Since January 2015, France has experienced three terrorist attacks that have rocked the nation – but the country has been a victim of Islamic-based terror attacks since the 1980s.
At some point, you need to ask why.
George Packer, a foreign correspondent for The New Yorker who covered the Iraq war, penned a piece titled “The Other France” and wondered, among other things, about France’s suburbs:
France has all kinds of suburbs, but the word for them, banlieues, has become pejorative, meaning slums dominated by immigrants.
Inside the banlieues are the cités: colossal concrete housing projects built during the postwar decades in the Brutalist style of Le Corbusier. Conceived as utopias for workers, they have become concentrations of poverty and social isolation. The cités and their occupants are the subject of anxious and angry discussion in France.
Sounds familiar, surely? Packer went on and explained the context of the tensions between some French people and families who came over from Algeria:
When Algeria was settled by Europeans, in the early nineteenth century, it became part of greater France, and remained so until 1962, when independence was achieved, after an eight-year war in which seven hundred thousand people died. It’s hard to overstate how heavily this intimate, sad history has been repressed.
‘The Battle of Algiers,’ the filmmaker Gillo Pontecorvo’s neo-realist masterpiece about insurgency, counterinsurgency, terrorism, and torture in Algiers, was banned in France for five years after its release, in 1966, and it remains taboo there.
On October 17, 1961, during demonstrations by pro-independence Algerians in Paris and its suburbs, the French police killed some two hundred people, throwing many bodies off bridges into the Seine.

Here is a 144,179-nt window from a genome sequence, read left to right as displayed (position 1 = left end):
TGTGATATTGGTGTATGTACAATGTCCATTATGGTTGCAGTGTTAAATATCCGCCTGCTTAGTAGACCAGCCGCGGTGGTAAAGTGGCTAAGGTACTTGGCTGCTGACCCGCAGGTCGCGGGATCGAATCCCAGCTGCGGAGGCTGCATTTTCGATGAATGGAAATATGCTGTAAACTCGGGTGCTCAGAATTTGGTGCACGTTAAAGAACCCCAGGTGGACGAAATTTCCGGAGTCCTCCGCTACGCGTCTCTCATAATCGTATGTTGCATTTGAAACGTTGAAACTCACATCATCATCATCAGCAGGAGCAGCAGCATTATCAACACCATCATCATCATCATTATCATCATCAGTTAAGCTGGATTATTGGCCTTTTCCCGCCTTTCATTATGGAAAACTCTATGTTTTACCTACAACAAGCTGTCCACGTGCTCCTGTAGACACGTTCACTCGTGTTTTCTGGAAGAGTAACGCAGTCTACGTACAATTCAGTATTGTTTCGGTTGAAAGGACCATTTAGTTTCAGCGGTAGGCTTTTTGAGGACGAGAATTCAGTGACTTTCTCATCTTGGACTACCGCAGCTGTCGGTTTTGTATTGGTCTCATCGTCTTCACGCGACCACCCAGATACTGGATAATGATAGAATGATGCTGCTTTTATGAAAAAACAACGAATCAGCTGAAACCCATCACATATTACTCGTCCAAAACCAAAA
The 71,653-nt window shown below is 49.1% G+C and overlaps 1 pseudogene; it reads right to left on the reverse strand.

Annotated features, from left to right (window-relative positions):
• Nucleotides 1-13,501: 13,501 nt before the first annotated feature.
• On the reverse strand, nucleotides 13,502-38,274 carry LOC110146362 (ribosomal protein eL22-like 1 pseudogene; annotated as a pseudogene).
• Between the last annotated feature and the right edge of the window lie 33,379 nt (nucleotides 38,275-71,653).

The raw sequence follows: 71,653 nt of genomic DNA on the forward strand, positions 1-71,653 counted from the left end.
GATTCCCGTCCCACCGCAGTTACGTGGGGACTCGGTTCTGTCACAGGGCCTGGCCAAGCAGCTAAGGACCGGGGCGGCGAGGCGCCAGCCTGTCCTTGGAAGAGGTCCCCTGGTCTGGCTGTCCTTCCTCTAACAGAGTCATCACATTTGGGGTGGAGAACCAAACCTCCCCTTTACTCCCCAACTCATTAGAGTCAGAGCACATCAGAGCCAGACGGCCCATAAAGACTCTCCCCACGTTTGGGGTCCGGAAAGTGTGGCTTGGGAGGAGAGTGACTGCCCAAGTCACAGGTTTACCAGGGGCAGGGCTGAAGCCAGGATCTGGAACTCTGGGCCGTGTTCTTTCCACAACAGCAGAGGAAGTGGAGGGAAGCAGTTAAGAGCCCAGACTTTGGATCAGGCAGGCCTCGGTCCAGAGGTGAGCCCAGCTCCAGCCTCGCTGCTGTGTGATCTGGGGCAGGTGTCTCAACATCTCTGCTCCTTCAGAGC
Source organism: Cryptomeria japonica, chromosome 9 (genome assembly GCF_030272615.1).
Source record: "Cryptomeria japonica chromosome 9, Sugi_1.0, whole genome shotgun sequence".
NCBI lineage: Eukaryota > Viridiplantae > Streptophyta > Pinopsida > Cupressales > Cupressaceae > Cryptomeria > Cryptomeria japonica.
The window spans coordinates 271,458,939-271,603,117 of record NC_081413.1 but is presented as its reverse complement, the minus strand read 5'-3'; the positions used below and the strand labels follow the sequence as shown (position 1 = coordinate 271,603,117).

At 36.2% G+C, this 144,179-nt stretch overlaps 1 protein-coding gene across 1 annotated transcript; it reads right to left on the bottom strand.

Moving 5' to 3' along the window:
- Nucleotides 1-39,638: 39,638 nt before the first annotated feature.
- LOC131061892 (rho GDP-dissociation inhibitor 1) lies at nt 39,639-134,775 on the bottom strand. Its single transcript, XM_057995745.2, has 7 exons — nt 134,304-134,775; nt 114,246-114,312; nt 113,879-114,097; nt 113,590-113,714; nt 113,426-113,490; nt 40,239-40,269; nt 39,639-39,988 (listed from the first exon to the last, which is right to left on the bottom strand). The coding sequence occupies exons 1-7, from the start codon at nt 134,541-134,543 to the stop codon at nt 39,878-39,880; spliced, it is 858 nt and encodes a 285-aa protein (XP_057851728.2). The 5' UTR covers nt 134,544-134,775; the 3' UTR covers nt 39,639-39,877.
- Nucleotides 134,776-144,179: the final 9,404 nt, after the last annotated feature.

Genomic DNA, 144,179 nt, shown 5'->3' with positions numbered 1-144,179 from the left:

It took forty years for France to acknowledge that this massacre had occurred, and the incident remains barely mentioned in schools. Young people in the banlieues told me that colonial history is cursorily taught, and literature from former colonies hardly read.
That same otherness can be experienced by any immigrant to the country, but Andrew Hussey, a British scholar at the University of London School of Advanced Study in Paris, told Packer:
The kids in the banlieues live in this perpetual present of weed, girls, gangsters, Islam. They have no sense of history, no sense of where they come from in North Africa, other than localized bits of Arabic that they don’t understand, bits of Islam that don’t really make sense.
While the idea of a Paris with croissants, berets, love, and Coco Chanel is constantly romanticised, there is a harsh undertone of racial inequality and being pure French is better than anything else.
Some serious work needs to be undertaken in an effort to level out the playing field. I mean, they don’t even teach the French Revolution.
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